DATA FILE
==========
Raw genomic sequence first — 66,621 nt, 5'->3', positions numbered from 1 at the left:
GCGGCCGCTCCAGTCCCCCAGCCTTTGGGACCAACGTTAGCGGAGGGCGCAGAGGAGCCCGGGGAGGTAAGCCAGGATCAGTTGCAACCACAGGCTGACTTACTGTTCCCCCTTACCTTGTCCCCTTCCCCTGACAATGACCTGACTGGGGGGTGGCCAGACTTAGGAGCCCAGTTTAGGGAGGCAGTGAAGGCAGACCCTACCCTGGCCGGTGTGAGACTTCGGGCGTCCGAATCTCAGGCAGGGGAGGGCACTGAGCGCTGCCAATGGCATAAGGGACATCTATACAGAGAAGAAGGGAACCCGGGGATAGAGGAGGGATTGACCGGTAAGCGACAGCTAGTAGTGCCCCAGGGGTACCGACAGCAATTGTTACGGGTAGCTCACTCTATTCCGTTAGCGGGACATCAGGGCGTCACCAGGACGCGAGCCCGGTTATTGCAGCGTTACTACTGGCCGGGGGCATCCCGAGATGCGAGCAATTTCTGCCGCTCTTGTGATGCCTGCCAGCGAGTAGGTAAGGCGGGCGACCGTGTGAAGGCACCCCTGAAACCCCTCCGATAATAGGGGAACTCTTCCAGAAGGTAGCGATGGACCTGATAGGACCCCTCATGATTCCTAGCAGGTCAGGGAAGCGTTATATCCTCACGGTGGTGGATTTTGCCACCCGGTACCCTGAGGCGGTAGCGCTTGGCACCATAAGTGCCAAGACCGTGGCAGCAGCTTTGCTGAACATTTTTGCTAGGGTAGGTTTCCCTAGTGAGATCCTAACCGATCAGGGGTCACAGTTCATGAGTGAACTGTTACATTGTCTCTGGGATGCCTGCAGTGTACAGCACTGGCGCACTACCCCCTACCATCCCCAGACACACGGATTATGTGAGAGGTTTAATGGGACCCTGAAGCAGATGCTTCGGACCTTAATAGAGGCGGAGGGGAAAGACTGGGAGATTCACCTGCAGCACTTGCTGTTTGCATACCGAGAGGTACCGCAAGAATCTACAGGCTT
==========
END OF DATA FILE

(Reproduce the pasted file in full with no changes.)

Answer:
Raw genomic sequence first — 66,621 nt, 5'->3', positions numbered from 1 at the left:
GCGGCCGCTCCAGTCCCCCAGCCTTTGGGACCAACGTTAGCGGAGGGCGCAGAGGAGCCCGGGGAGGTAAGCCAGGATCAGTTGCAACCACAGGCTGACTTACTGTTCCCCCTTACCTTGTCCCCTTCCCCTGACAATGACCTGACTGGGGGGTGGCCAGACTTAGGAGCCCAGTTTAGGGAGGCAGTGAAGGCAGACCCTACCCTGGCCGGTGTGAGACTTCGGGCGTCCGAATCTCAGGCAGGGGAGGGCACTGAGCGCTGCCAATGGCATAAGGGACATCTATACAGAGAAGAAGGGAACCCGGGGATAGAGGAGGGATTGACCGGTAAGCGACAGCTAGTAGTGCCCCAGGGGTACCGACAGCAATTGTTACGGGTAGCTCACTCTATTCCGTTAGCGGGACATCAGGGCGTCACCAGGACGCGAGCCCGGTTATTGCAGCGTTACTACTGGCCGGGGGCATCCCGAGATGCGAGCAATTTCTGCCGCTCTTGTGATGCCTGCCAGCGAGTAGGTAAGGCGGGCGACCGTGTGAAGGCACCCCTGAAACCCCTCCGATAATAGGGGAACTCTTCCAGAAGGTAGCGATGGACCTGATAGGACCCCTCATGATTCCTAGCAGGTCAGGGAAGCGTTATATCCTCACGGTGGTGGATTTTGCCACCCGGTACCCTGAGGCGGTAGCGCTTGGCACCATAAGTGCCAAGACCGTGGCAGCAGCTTTGCTGAACATTTTTGCTAGGGTAGGTTTCCCTAGTGAGATCCTAACCGATCAGGGGTCACAGTTCATGAGTGAACTGTTACATTGTCTCTGGGATGCCTGCAGTGTACAGCACTGGCGCACTACCCCCTACCATCCCCAGACACACGGATTATGTGAGAGGTTTAATGGGACCCTGAAGCAGATGCTTCGGACCTTAATAGAGGCGGAGGGGAAAGACTGGGAGATTCACCTGCAGCACTTGCTGTTTGCATACCGAGAGGTACCGCAAGAATCTACAGGCTT